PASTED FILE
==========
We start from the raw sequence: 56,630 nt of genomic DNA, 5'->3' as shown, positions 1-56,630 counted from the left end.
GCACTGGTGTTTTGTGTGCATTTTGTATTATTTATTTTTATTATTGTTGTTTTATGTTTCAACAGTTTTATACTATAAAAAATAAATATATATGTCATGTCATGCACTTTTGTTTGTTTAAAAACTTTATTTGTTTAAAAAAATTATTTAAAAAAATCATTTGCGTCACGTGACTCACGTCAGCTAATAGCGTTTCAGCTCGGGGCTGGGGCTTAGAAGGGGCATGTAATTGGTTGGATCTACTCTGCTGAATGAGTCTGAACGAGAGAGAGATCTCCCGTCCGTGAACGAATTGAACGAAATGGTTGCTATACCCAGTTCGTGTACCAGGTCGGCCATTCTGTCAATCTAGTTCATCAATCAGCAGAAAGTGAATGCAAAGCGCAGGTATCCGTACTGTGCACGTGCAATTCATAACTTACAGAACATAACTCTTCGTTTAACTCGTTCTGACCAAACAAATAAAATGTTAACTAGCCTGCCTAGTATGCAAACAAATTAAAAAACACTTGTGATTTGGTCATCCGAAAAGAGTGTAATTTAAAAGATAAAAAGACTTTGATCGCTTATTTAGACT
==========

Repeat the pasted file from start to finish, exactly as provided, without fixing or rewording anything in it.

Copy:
We start from the raw sequence: 56,630 nt of genomic DNA, 5'->3' as shown, positions 1-56,630 counted from the left end.
GCACTGGTGTTTTGTGTGCATTTTGTATTATTTATTTTTATTATTGTTGTTTTATGTTTCAACAGTTTTATACTATAAAAAATAAATATATATGTCATGTCATGCACTTTTGTTTGTTTAAAAACTTTATTTGTTTAAAAAAATTATTTAAAAAAATCATTTGCGTCACGTGACTCACGTCAGCTAATAGCGTTTCAGCTCGGGGCTGGGGCTTAGAAGGGGCATGTAATTGGTTGGATCTACTCTGCTGAATGAGTCTGAACGAGAGAGAGATCTCCCGTCCGTGAACGAATTGAACGAAATGGTTGCTATACCCAGTTCGTGTACCAGGTCGGCCATTCTGTCAATCTAGTTCATCAATCAGCAGAAAGTGAATGCAAAGCGCAGGTATCCGTACTGTGCACGTGCAATTCATAACTTACAGAACATAACTCTTCGTTTAACTCGTTCTGACCAAACAAATAAAATGTTAACTAGCCTGCCTAGTATGCAAACAAATTAAAAAACACTTGTGATTTGGTCATCCGAAAAGAGTGTAATTTAAAAGATAAAAAGACTTTGATCGCTTATTTAGACT